Benefits of the Keto Diet And Side Effects

It is rare that a person has only tried one diet and stuck with it. When dieting, they achieve some (or a lot of) success; however, once they return to their “normal” way of eating, they put on all the weight they’ve lost, plus more! The key when you want to lose weight is finding a diet that (1) works for you, (2) is sustainable – thus, becoming a lifestyle and not something temporary – and (3) is something that is natural.

The keto diet ticks all of these boxes and we’ll delve into the why in the next couple of sections.

Here is a short rundown of what you can expect to learn about in this Keto Starter Guide:
• What is the ketogenic diet

• Health benefits and overall pros

• Side effects and information about the keto flu, plus how to deal with it successfully

• Foods you can eat and what to avoid

• How to get started

• Combining keto and intermittent fasting for great results

• Some other tips and tricks to make the following keto as easy as possible

Let’s get started!

The ketogenic diet, commonly shortened to the keto (pronounced key-toe) diet, is a high-fat, low-carb, and moderate protein diet, which causes your liver to produce ketones to change the source of energy your body uses from sugar to fat.

This diet has recently gained a lot of popularity, with search results on Google nearly exploding.

And while many may think this is a relatively new diet, it was developed in the 1920s and 30s as therapy for epilepsy and metabolic diseases.

So, why this newfound interest in keto? Well, this diet helps you burn more fat, more effectively, and has many health benefits, besides the main one people turn to this diet for losing weight.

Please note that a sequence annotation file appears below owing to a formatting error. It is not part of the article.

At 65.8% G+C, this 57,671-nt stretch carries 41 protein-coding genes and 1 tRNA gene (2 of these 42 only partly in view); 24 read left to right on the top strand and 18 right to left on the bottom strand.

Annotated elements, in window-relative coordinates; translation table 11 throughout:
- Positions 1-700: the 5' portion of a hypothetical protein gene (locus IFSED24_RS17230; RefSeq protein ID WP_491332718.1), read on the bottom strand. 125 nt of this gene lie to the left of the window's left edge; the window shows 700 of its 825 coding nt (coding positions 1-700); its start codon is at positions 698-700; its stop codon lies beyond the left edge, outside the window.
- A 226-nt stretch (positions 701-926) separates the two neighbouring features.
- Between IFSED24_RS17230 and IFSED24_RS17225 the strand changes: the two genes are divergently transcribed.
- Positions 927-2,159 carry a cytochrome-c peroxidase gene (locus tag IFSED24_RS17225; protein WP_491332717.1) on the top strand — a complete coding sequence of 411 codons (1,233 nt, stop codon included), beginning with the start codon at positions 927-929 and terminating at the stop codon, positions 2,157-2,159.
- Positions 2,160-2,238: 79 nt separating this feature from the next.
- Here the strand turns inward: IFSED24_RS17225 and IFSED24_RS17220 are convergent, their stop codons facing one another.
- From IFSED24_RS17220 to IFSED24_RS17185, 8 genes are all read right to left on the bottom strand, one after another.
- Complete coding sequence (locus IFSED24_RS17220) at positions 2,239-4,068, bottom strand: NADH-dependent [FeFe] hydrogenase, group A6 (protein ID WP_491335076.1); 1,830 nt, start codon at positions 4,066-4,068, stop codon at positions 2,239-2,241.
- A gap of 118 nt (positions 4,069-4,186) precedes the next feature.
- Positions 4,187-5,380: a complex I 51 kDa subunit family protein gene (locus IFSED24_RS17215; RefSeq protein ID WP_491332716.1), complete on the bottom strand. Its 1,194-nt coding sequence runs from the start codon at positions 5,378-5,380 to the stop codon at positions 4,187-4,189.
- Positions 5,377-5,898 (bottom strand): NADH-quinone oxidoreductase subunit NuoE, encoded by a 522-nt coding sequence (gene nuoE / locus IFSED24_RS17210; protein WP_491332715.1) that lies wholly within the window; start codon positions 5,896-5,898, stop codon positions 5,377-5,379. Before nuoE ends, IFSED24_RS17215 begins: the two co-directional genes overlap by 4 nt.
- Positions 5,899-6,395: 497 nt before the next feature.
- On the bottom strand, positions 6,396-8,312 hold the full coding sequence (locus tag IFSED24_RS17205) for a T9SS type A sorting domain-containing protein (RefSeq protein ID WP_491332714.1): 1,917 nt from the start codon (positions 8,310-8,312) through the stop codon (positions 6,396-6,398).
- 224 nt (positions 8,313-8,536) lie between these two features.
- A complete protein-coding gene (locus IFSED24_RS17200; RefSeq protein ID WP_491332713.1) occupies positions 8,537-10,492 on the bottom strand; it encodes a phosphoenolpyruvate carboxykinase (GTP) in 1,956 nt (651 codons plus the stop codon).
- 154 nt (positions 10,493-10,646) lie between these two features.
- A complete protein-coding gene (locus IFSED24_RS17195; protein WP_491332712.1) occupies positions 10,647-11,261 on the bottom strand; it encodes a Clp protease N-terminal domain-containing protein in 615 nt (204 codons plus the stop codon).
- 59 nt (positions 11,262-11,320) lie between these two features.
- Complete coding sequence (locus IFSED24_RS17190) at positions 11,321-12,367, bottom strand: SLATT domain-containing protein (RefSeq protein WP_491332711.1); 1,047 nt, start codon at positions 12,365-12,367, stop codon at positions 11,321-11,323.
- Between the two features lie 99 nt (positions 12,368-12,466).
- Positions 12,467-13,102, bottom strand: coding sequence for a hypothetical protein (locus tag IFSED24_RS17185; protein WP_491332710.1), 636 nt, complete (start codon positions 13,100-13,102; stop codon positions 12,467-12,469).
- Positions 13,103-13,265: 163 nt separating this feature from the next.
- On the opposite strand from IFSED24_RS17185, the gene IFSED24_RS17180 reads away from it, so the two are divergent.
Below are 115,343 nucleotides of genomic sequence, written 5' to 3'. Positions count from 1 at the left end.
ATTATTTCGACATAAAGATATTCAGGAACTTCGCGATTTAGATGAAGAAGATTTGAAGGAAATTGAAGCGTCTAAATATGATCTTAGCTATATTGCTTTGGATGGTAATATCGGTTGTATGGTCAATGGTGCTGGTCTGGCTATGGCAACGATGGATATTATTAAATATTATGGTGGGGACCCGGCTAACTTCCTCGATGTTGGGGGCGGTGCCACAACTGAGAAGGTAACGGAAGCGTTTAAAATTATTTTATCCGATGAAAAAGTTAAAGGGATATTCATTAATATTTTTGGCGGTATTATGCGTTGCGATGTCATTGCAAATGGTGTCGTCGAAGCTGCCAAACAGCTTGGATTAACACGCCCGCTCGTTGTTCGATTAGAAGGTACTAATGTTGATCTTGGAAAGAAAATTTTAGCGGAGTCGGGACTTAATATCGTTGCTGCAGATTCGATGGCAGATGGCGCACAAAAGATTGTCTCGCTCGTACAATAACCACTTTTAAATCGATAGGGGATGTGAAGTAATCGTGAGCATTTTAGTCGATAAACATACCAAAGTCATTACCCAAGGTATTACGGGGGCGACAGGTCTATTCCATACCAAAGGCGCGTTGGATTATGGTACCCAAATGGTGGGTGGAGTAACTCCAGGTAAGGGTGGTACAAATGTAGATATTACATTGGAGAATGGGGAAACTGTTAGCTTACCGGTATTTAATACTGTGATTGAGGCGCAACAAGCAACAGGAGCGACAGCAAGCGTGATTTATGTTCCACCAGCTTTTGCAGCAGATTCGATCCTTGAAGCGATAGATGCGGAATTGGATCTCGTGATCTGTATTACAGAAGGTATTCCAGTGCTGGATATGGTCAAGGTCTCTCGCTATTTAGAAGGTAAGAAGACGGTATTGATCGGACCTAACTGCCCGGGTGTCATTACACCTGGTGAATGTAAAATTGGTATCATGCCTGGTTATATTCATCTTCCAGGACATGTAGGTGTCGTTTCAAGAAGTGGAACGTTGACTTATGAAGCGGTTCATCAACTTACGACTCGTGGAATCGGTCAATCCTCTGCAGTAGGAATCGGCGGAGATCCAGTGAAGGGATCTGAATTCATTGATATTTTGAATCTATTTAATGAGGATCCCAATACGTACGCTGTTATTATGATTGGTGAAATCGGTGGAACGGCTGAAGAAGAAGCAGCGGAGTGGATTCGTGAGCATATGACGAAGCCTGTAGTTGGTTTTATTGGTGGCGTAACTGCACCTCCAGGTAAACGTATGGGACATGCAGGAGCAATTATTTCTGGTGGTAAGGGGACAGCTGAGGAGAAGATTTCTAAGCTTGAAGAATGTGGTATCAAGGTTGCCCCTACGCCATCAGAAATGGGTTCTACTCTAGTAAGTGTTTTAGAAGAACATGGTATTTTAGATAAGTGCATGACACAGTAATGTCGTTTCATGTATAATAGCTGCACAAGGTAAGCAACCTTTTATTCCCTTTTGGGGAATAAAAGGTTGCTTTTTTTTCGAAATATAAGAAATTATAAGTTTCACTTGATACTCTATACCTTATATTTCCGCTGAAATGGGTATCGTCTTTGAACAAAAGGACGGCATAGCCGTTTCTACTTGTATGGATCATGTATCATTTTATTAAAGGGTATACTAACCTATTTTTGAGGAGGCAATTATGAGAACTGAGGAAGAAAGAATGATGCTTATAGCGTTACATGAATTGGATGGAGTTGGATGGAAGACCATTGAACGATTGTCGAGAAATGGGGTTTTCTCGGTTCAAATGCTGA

Common Keto Terms

There are a handful of terms you will need to know on your keto journey, and your success relies on your understanding of these as well as the changes your body will undergo.

Benefits of the Keto Diet

There are many diets claiming to have various benefits, both in general and for certain health issues. The keto diet, however, can back up its claims with over 500 studies to date with evidence that it is a form of medical nutritional therapy. This means the keto diet has many health benefits, with new research studies ongoing.

Here are the 7 main benefits of the following keto:

1. Weight loss & the fight against obesity

The most common use and benefit of the keto diet is weight loss. Restricting carbohydrates is one of the most effective ways to achieve weight loss as a low-carb, high-fat diet helps you get rid of any excess water (think: no more – or very little – water weight!) and lowers your insulin levels. This leads to rapid weight loss in the first couple of weeks when you start the keto diet.